Contemporary pathos

George Campbell, a contributor to the Scottish Enlightenment, was one of the first rhetoricians to incorporate scientific evidence into his theory of emotional appeal.[12] Campbell relied heavily on a book written by physician David Hartley, entitled Observations on Man. The book synthesized emotions and neurology and introduced the concept that action is a result of impression. Hartley determined that emotions drive people to react to appeals based on circumstance but also passions made up of cognitive impulses.[12] Campbell argues that belief and persuasion depend heavily on the force of an emotional appeal.[13] Furthermore, Campbell introduced the importance of the audience’s imagination and will on emotional persuasion that is equally as important as basic understanding of an argument.[13] Campbell, by drawing on the theories of rhetoricians before him, drew up a contemporary view of pathos that incorporates the psychological aspect of emotional appeal.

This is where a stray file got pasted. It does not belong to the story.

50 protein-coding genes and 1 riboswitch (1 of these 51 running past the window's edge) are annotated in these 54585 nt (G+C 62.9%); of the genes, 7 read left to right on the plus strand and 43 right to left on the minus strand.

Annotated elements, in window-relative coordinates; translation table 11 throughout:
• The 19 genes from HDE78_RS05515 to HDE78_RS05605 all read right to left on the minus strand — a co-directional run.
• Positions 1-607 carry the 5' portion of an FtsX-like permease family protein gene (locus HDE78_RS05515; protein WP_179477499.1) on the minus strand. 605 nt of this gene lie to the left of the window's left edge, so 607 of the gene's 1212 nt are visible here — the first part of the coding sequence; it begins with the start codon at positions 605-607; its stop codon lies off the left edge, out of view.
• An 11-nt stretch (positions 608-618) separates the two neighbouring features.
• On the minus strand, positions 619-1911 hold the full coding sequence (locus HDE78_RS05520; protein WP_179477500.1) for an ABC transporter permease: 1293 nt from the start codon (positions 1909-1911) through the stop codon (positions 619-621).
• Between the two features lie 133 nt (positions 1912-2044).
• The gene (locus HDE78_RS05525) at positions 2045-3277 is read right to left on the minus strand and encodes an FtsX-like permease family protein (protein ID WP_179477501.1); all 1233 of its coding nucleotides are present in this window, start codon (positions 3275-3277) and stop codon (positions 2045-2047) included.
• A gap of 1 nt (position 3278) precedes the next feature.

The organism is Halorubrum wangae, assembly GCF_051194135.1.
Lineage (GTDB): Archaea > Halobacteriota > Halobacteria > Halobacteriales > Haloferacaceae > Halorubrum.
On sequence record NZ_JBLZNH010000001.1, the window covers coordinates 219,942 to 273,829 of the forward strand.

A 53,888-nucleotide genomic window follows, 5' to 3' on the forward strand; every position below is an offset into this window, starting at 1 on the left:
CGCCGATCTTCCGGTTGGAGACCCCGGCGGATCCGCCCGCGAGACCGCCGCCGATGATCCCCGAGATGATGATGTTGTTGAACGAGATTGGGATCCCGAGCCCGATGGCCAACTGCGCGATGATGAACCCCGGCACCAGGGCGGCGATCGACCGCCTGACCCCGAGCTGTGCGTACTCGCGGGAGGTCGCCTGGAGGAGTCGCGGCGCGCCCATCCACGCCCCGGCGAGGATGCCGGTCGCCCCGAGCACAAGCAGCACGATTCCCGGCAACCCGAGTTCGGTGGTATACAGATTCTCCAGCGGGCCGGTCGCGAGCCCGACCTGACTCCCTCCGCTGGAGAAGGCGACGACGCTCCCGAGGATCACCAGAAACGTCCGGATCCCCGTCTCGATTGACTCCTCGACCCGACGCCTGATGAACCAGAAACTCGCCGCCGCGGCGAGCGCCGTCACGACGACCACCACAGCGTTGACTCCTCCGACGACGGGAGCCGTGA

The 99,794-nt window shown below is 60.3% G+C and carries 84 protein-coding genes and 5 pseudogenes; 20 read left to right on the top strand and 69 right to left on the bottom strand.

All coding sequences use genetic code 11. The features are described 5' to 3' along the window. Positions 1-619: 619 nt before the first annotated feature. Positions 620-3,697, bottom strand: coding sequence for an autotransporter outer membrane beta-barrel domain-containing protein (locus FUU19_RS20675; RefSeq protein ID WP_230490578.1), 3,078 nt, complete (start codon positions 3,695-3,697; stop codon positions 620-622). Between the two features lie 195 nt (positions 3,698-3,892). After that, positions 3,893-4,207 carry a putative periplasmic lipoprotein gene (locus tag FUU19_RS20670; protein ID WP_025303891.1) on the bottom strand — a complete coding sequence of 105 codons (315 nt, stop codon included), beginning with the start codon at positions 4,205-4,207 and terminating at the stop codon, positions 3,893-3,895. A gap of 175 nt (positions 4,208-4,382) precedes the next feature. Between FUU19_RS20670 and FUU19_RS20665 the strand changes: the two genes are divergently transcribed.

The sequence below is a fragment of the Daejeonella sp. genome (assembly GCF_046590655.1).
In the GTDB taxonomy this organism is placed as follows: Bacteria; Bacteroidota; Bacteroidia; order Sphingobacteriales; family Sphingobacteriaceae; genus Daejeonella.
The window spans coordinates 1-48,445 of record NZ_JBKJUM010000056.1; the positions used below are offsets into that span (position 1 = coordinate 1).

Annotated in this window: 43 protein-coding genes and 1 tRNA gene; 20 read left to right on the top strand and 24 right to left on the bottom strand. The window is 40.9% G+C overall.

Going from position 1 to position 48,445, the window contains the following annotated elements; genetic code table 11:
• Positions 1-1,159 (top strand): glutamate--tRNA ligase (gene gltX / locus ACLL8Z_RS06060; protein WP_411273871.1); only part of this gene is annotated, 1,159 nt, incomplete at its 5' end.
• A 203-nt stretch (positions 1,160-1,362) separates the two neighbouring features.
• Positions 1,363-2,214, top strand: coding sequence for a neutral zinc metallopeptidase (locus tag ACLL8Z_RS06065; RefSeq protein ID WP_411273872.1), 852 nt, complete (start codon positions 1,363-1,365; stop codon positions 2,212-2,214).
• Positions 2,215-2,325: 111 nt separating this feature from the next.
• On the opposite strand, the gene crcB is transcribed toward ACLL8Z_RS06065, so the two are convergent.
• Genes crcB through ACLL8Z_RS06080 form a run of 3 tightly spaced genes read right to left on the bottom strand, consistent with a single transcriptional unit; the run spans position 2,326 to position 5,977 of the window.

An orator’s reliance on emotional appeal is evident in modern-day speechmaking, but this technique is no longer referred to as emotional appeal; it is instead psychological.[12]

See also


  1. Robyn Walker. Strategic Business Communication: For Leaders. Google Books.
  2. 1 2 3 4 5 6 Aristotle, and George Alexander Kennedy. Aristotle On Rhetoric: A Theory of Civic Discourse. New York: Oxford UP, 1991. Print. p.119
  3. 1 2 3 Aristotle; Bizzell, Patricia; Herzberg, Bruce (2001). On Rhetoric (Second ed.). New York: Bedford/ St. Martin's.
  4. Lee, Irving (1939). "Some Conceptions on Emotional Appeal in Rhetorical Theory". Speech Monographs. 6 (1): 66–86.
  5. 1 2 Fortenbaugh, W. W. Aristotle's Rhetoric on Emotions. Metuchen, NJ: Scarecrow, 1974. Print. p.232.
  6. Campbell, George, and Lloyd F. Bitzer. The Philosophy of Rhetoric. Carbondale: Southern Illinois UP, 1963. Print.p.81-89.
  7. 1 2 3 Anonymous; Bizzell, Patricia; Herzberg, Bruce (2001). Rhetorica ad Herennium. Bedford/ St.Martins.
  8. 1 2 Kennedy, George (1963). The Art of Persuasion in Greece. Princeton University Press.
  9. 1 2 Gorgias; Bizzell, Patricia; Bruce, Herzberg. The Rhetorical Tradition (Second Edition). Encomium of Helen.
  10. Plato; Bizzell, Patricia; Herzberg, Bruce. The Rhetorical Tradition Second Edition). Gorgias. Bedford/ St. Martin's.
  11. 1 2 Plato; Bizzell, Patricia; Herzberg, Bruce (2001). The Rhetorical Tradition (Second Edition). Phaedrus. New York: Bedford/ St. Martin's.
  12. 1 2 3 Gardiner, Norman (1937). Feeling and Emotion: A History of Theories. New York: American Book Co.
  13. 1 2 Golden, James; Corbett, Edward (1990). The Rhetoric of Blair, Campbell, and Whately. SIU Press.

External links